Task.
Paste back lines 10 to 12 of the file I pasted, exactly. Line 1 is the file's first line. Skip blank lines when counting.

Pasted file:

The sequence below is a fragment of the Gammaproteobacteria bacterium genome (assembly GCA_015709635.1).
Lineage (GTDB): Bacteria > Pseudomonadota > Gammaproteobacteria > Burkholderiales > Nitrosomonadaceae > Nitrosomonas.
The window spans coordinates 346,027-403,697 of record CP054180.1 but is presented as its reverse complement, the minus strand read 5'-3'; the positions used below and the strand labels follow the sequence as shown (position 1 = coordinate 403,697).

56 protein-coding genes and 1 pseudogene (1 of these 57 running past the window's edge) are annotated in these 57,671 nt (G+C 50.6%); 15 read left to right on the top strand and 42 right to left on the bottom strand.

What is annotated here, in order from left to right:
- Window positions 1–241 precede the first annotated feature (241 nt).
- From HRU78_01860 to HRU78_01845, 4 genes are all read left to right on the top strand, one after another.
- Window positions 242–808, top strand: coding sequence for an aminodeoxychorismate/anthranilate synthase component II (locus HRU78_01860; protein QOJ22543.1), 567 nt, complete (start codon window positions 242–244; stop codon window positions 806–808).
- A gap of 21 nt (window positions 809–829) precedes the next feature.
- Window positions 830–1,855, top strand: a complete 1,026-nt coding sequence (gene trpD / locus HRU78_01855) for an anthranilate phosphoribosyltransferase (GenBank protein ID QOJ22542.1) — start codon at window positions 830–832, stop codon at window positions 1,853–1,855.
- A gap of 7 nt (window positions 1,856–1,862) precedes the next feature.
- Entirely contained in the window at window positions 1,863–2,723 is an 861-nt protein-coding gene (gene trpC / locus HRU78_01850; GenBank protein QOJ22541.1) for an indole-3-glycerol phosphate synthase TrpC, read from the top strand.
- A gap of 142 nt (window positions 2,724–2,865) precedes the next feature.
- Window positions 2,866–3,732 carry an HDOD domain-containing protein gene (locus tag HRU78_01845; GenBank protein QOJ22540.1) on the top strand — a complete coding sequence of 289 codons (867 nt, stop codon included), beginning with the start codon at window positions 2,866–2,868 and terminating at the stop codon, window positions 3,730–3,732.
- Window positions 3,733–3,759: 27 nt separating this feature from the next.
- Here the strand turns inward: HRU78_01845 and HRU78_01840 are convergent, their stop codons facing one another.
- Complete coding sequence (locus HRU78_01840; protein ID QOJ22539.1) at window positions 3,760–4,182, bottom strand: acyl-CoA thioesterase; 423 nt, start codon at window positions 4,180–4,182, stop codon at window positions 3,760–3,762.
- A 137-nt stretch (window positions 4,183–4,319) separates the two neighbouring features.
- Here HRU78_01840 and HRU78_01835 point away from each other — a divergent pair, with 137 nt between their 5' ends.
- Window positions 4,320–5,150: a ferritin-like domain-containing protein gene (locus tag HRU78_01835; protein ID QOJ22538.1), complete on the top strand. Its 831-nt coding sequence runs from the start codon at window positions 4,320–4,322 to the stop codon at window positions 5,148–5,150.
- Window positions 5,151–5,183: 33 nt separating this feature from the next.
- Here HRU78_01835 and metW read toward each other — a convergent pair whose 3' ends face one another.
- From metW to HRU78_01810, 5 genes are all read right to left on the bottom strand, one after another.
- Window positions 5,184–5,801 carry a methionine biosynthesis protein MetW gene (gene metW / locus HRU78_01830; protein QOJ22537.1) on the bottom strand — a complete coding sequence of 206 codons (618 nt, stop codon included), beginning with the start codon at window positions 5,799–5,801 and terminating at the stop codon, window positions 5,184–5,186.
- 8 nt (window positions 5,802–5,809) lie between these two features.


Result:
- Window positions 830–1,855, top strand: a complete 1,026-nt coding sequence (gene trpD / locus HRU78_01855) for an anthranilate phosphoribosyltransferase (GenBank protein ID QOJ22542.1) — start codon at window positions 830–832, stop codon at window positions 1,853–1,855.
- A gap of 7 nt (window positions 1,856–1,862) precedes the next feature.
- Entirely contained in the window at window positions 1,863–2,723 is an 861-nt protein-coding gene (gene trpC / locus HRU78_01850; GenBank protein QOJ22541.1) for an indole-3-glycerol phosphate synthase TrpC, read from the top strand.